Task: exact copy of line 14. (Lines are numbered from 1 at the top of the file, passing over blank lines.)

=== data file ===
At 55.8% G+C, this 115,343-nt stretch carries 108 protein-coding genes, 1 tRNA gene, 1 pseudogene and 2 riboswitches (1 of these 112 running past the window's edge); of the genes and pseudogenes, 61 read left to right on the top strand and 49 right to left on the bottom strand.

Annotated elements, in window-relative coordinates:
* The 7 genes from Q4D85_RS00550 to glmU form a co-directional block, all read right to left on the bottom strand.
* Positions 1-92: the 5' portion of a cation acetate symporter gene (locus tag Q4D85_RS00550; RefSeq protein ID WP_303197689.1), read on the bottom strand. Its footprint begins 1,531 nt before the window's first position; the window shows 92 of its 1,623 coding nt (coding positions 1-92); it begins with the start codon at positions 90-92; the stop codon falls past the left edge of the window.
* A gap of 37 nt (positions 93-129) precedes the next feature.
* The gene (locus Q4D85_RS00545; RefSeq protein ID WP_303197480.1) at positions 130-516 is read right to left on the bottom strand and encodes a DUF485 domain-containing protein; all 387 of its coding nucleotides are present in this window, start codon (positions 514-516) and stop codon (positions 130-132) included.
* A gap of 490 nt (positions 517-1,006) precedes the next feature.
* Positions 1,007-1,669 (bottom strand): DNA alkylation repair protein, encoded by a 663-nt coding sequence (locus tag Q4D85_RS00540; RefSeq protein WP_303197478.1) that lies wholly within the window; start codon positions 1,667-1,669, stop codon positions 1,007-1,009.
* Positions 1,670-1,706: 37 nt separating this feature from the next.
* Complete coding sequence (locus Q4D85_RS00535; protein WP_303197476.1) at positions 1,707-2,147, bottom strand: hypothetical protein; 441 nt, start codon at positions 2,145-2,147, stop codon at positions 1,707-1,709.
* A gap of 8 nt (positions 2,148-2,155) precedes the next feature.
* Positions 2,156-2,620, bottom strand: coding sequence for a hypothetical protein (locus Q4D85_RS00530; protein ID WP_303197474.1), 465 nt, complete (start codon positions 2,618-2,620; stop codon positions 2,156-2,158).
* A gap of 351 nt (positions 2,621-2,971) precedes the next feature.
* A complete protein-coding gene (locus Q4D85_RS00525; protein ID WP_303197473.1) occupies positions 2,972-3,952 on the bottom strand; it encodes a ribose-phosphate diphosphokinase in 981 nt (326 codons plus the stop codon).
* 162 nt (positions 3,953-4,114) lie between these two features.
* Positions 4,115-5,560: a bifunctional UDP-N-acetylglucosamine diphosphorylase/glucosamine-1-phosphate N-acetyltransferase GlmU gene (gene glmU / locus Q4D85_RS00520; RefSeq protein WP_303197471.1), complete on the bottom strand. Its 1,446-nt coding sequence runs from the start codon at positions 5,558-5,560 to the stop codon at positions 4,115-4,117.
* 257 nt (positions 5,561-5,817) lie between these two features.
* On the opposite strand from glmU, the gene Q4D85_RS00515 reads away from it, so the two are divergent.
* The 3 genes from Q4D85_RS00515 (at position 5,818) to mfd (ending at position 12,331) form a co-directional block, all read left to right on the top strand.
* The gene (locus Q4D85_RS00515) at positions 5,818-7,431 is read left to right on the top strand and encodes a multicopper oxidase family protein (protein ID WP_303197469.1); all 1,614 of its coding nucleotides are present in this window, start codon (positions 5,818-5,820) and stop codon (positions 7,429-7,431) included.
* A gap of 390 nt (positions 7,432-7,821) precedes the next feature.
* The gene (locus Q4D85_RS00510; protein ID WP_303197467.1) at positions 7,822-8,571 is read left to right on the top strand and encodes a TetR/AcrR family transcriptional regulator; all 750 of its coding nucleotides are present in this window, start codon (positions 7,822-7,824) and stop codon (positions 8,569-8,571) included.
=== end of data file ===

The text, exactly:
* A complete protein-coding gene (locus Q4D85_RS00525; protein ID WP_303197473.1) occupies positions 2,972-3,952 on the bottom strand; it encodes a ribose-phosphate diphosphokinase in 981 nt (326 codons plus the stop codon).